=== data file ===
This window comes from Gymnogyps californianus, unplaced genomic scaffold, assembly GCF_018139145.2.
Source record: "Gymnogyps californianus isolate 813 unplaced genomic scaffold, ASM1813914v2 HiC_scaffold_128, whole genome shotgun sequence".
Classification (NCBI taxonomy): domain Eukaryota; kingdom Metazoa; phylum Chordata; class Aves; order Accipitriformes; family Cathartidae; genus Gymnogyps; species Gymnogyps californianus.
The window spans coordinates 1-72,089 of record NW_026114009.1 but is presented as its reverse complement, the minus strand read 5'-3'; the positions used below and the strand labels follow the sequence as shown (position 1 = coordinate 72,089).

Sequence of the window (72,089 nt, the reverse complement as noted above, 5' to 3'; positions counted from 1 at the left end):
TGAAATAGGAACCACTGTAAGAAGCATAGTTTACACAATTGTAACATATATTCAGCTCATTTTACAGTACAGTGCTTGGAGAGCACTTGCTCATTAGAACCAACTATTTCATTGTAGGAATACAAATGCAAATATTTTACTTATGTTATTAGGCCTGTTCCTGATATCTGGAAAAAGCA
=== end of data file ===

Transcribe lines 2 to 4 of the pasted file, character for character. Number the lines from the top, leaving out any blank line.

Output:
Source record: "Gymnogyps californianus isolate 813 unplaced genomic scaffold, ASM1813914v2 HiC_scaffold_128, whole genome shotgun sequence".
Classification (NCBI taxonomy): domain Eukaryota; kingdom Metazoa; phylum Chordata; class Aves; order Accipitriformes; family Cathartidae; genus Gymnogyps; species Gymnogyps californianus.
The window spans coordinates 1-72,089 of record NW_026114009.1 but is presented as its reverse complement, the minus strand read 5'-3'; the positions used below and the strand labels follow the sequence as shown (position 1 = coordinate 72,089).